However, nothing in the ban allows doctors to perform a D&X in order to preserve the mother’s health. “Some doctors who perform second-term abortions said it was safer and less risky to remove the fetus intact because that method is less likely to expose the woman to injury, bleeding or infection”. This procedure is not exempted as it is for saving a woman’s life. It would be banned.

Are we becoming such a paternalistic society that we are demanding that women sacrifice their health for a fetus that is clearly damaging their bodies? Are we also becoming such a paternalistic society that we are demanding that people raise hopelessly deformed children with all of the emotional turmoil and financial burden that this would produce in a family?

Who do we blame for this? I believe the supremes were just going along with public opinion. Opinion that appears to be driven by blind emotion and not cold sober presentation of the facts that have poured forth in the Chron’s article today. And not just the Chron either. All of a sudden we are inundated with information on what “Partial Birth Abortion” is.

Public opinion on second trimester abortion is what it is because the public is poorly informed, or maybe more to the point, informed with lies and exaggeration. Who is really to blame for the Supreme Court decision? Not the American public, but the entity that informs the American public.

Mainstream media.

2 comments:

Bradley said...

You wrote, "Bush’s bill would demand that the couple have that baby." You raise a fair question about birth defects. But there is a larger question that you must be willing to answer first. Are you willing to kill a child with a birth defect at one year old? One month old? One day old? One day before birth? Two weeks before birth? Where is the line? If you argue that that line is at birth, you have no credibility.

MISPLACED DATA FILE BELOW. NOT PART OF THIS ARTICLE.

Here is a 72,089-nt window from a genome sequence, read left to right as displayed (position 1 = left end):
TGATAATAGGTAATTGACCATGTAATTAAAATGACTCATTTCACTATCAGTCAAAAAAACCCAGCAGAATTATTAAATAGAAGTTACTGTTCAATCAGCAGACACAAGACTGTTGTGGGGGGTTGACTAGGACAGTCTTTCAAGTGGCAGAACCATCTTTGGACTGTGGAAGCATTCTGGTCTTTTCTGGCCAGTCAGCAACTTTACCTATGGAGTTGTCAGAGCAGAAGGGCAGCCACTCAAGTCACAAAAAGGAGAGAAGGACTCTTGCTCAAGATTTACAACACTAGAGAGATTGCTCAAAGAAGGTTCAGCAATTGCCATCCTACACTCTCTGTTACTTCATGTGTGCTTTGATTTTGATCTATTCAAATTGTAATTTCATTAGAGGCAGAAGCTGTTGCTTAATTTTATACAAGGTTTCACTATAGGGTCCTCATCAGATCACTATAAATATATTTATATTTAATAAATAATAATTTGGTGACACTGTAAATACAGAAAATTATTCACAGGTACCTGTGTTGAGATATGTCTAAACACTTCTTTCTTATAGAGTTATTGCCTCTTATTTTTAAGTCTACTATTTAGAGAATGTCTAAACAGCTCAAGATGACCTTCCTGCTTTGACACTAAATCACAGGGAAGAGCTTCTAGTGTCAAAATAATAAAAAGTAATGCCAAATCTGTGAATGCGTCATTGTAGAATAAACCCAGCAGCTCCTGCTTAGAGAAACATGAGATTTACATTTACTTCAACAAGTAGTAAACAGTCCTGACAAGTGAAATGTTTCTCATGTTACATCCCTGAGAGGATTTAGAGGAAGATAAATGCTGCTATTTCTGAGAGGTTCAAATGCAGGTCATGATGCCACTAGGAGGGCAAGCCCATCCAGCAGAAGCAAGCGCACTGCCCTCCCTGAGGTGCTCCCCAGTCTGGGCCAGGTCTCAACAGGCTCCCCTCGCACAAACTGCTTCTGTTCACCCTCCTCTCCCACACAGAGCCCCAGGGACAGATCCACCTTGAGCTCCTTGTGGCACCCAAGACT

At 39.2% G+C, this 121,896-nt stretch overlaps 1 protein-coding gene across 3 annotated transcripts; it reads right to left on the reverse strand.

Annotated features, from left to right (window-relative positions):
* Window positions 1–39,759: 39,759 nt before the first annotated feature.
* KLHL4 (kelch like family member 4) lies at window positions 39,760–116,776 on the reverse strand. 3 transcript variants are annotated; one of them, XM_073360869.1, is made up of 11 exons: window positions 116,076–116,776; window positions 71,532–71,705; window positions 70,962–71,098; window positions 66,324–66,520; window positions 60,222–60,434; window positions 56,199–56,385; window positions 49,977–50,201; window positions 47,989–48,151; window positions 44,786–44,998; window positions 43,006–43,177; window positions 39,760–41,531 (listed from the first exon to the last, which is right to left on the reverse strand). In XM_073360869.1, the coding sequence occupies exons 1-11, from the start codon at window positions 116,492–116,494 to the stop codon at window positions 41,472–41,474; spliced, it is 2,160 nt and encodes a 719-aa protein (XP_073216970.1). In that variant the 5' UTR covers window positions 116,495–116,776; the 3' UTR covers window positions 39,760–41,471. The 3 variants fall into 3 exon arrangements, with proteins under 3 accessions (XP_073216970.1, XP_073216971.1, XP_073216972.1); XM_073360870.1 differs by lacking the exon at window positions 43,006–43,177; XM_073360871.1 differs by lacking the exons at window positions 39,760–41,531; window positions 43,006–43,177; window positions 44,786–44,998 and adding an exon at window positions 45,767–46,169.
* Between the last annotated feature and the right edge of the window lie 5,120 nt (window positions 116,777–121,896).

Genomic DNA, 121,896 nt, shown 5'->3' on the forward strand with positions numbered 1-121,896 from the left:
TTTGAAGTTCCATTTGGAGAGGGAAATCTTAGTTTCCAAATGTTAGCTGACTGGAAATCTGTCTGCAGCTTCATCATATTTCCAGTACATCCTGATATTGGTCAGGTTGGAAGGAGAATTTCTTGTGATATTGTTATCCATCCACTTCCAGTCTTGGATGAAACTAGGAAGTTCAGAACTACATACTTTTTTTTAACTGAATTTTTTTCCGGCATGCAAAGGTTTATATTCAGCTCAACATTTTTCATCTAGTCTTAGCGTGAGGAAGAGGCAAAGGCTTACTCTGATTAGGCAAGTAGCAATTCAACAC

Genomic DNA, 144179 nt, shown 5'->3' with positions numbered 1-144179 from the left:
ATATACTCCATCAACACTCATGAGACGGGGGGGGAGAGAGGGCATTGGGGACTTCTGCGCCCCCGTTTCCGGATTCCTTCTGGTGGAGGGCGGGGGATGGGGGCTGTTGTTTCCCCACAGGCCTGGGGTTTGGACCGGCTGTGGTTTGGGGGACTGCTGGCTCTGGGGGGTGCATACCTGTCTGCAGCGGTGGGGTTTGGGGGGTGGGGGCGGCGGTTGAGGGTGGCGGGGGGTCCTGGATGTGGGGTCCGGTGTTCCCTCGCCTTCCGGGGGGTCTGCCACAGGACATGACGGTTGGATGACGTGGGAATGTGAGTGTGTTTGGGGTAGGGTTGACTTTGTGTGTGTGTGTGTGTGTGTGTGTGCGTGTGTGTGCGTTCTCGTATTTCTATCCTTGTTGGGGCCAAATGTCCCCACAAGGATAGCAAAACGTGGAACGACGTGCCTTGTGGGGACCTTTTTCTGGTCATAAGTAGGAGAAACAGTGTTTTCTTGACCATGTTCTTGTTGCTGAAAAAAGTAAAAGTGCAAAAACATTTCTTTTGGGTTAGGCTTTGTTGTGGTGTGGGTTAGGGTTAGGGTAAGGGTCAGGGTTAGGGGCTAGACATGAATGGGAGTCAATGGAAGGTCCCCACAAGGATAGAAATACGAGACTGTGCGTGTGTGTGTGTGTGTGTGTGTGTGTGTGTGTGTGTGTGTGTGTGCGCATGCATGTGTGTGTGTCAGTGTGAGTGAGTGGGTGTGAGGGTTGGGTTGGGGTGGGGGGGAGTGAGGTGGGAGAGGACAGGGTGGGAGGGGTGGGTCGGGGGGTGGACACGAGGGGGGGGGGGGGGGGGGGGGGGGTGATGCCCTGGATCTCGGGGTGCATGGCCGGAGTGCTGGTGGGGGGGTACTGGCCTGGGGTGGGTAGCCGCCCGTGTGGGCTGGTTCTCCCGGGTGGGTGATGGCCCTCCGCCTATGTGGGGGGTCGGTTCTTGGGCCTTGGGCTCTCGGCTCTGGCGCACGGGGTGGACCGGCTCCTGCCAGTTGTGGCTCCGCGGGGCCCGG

You've got to admit that we're talking about two human beings here--a mother and a baby. It is not easy to tell when we should consider a fetus a baby. You won't persuade anyone who doesn't already agree with you by griping about paternalism. Talk to us about life and where we should be drawing that line.

I think most people agree that self-defense is a solid moral principle, and I can understand applying that principle in an abortion context to preserve the mother's life. But I think that such decisions do not belong in courts. Roe should be overturned on the basis that it took a decision out of the hands of the people and their elected representatives. If most people favor abortion, as you say, then you should have no fear of Roe being overturned. Returning the decision to the people should hardly be considered "walking on the wild side."

Hal said...

Well Bradley I see that you have formed your opinion, and that the opinion is very probably that life begins at conception. That is a very convenient place to draw the line. But that's the extent of it. There is no proof that life begins at conception. That is a belief.

Where do I draw the line? Life begins when the fetus is capable of living outside the womb. By definition, anything unable to sustain itself is not alive.

And Bradley, since you have a masculine name I assume you are male. I would hope that you, as a person who has no reproductive ability, would keep your opinion to yourself when the matter comes up.

The choice is a woman's choice, and only a woman's choice.